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Too much Swedish drama? - Off in the distance
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The Bellinghman
Date: 2010-12-06 17:02
Subject: Too much Swedish drama?
Security: Public
I think I may have watched a touch too much subtitled Swedish drama yesterday. Well, I did watch Wallander (the first episode 'Innan frosten'), and then 'The Girl with the Dragon Tattoo' (the original film, not any remake), for a total of well over three hours.

One thing that amused me in the film was spotting an actress - Lena Endre - whom I'm used to seeing as playing a major character in the second series of Wallander.

And also, in the first series of Wallander, another regular character (Stefan Lindman) is played by Ola Rapace - husband of Noomi Rapace, eponymous star of the film.
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Just a random swede
User: vatine
Date: 2010-12-06 17:29 (UTC)
Subject: (no subject)
I believe Noomi and Ola divorced some years back. I did wonder if they were siblings or married when I saw the surname, as "Rapace" is not the most common surname in Sweden.
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The Bellinghman
User: bellinghman
Date: 2010-12-06 17:59 (UTC)
Subject: (no subject)
The indication from the English Wikipedia is that they have separated, but are not yet divorced.

Oh, it also says that the surname is one they mutually chose on marriage, because it sounded good (French for 'bird of prey'). That would certainly account for the uncommonness.
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Just a random swede
User: vatine
Date: 2010-12-06 19:47 (UTC)
Subject: (no subject)
There's been a "let us two divorce" paper handed in to the relevant authority, back in September. That means that unless it's one party fighting tooth and nail to keep them married and the other going "bollocks that for a game of soldiers", they'll most probably be divorced by now (this, admittedly, coloured by my own experiences of being a child of two splits, where the actual legal wrangling "to separate" was pretty quick, but the bits catering to "custody" was a bit longer-drawn the second time).
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The Bellinghman
User: bellinghman
Date: 2010-12-07 09:38 (UTC)
Subject: (no subject)
As someone who has been divorced, the process can sometimes take a long time simply because neither side feels like paying the filing fees quite yet.

But if the papers have been filed, then I agree, it's probably quite quick.
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Just a random swede
User: vatine
Date: 2010-12-07 13:04 (UTC)
Subject: (no subject)
IIRC, there is an inherent 1-year delay in the UK, no matter if both parties agree or not.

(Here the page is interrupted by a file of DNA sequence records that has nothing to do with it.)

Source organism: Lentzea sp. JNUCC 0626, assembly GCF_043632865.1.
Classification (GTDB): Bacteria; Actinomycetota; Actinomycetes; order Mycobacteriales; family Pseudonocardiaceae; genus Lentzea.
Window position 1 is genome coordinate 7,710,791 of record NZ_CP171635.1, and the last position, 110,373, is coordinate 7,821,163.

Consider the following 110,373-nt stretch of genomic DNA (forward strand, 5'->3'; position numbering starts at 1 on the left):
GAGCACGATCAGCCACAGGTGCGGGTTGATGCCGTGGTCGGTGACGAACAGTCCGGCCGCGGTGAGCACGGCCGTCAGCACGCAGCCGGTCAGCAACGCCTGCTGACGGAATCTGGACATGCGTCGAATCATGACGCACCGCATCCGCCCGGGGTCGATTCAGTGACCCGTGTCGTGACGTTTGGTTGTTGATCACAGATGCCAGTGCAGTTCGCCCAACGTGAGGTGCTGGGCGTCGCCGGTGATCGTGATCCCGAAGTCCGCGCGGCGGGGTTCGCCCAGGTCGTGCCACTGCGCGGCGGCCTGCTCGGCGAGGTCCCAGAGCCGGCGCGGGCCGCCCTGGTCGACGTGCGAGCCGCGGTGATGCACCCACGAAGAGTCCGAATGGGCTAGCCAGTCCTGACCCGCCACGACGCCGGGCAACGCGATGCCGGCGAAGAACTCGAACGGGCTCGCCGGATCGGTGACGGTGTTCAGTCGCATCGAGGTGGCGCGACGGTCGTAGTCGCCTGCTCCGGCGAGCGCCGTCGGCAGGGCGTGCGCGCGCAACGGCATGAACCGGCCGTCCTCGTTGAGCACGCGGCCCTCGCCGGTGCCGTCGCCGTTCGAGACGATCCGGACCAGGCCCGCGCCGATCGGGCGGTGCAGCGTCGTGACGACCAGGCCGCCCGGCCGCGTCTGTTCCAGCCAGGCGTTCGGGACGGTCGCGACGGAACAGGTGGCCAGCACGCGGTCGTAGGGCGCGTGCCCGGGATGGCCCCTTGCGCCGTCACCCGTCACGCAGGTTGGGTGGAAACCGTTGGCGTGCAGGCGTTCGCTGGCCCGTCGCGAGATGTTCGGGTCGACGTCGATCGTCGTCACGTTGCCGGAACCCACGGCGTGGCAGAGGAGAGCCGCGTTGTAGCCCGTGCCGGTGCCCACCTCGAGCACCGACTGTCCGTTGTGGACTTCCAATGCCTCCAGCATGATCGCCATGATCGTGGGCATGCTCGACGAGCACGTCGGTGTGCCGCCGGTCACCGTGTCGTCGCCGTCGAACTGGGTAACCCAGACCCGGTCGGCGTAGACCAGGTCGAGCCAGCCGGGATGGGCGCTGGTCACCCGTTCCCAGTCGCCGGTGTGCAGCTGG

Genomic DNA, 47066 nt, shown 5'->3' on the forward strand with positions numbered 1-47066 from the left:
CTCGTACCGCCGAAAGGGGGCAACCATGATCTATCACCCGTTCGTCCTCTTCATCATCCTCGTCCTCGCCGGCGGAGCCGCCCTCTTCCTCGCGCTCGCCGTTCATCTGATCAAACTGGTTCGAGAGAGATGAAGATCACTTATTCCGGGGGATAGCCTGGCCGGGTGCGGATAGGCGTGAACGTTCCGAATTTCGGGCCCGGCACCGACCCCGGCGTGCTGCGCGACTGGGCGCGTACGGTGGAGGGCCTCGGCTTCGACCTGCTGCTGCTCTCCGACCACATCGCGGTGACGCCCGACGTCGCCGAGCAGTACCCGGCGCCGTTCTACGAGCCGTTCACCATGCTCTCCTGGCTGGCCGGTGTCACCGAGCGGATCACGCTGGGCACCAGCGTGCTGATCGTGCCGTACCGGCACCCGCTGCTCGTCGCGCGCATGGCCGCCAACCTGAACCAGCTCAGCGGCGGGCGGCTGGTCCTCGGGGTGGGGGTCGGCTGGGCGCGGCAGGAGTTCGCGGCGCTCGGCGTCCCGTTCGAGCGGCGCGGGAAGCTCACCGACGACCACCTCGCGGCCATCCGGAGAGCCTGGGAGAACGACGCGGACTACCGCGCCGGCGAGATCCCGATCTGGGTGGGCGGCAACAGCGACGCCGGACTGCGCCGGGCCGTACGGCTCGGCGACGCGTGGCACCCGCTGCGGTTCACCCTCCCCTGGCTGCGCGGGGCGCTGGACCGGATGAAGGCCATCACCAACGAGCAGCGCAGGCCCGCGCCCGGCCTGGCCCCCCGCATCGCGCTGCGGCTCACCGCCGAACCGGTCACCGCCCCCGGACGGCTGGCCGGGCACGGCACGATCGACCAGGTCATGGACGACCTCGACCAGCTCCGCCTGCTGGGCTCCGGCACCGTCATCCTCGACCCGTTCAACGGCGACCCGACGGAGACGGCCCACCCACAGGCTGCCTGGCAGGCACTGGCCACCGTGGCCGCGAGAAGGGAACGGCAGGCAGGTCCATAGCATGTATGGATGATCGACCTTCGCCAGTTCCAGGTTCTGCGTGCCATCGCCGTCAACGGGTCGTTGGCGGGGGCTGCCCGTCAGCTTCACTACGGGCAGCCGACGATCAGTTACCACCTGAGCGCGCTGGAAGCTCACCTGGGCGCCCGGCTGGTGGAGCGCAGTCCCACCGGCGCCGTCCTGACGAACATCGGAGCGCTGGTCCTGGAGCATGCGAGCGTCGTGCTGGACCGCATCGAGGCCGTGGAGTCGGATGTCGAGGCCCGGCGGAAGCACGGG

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sphyg
User: sphyg
Date: 2010-12-07 09:41 (UTC)
Subject: (no subject)
At least with the Branagh Wallander I can knit at the same time rather than having to read subtitles ;)
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The Bellinghman
User: bellinghman
Date: 2010-12-07 10:11 (UTC)
Subject: (no subject)
Heretic! Kill the heretic!

Actually, I've not seen the Branagh version, so have no idea how it compares. bellinghwoman will frequently iron while we're watching the Swedish version, but as a fluent speaker of the language, she's not always even noticing the subtitles.
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Just a random swede
User: vatine
Date: 2010-12-07 13:07 (UTC)
Subject: (no subject)
As another native speaker of Swedish, I mostly notice the subtitles when there's a large difference in subtitles and spoken. Although in the Wallander case, that's usually when there's a double- or triple-meaning/referent in the spoken that would take quite a while to unpack.

Mostly I agree with the translation made (and then get to spent minutes explaining to my wife why I just made snorting sounds at the subtitles).
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The Bellinghman
User: bellinghman
Date: 2010-12-07 14:05 (UTC)
Subject: (no subject)
bellinghwoman is most prone to commenting on the ... variety ... of different English curses used to represent a relatively small number of Swedish ones.
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Just a random swede
User: vatine
Date: 2010-12-07 14:15 (UTC)
Subject: (no subject)
There's also the interesting shift from religious-based curses to bodily-function-based ones.

"The devil" is about as common in Swedish cursing as "shit" is in English.
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sphyg
User: sphyg
Date: 2010-12-08 21:36 (UTC)
Subject: (no subject)
The Branagh version has the trendy ringtone.
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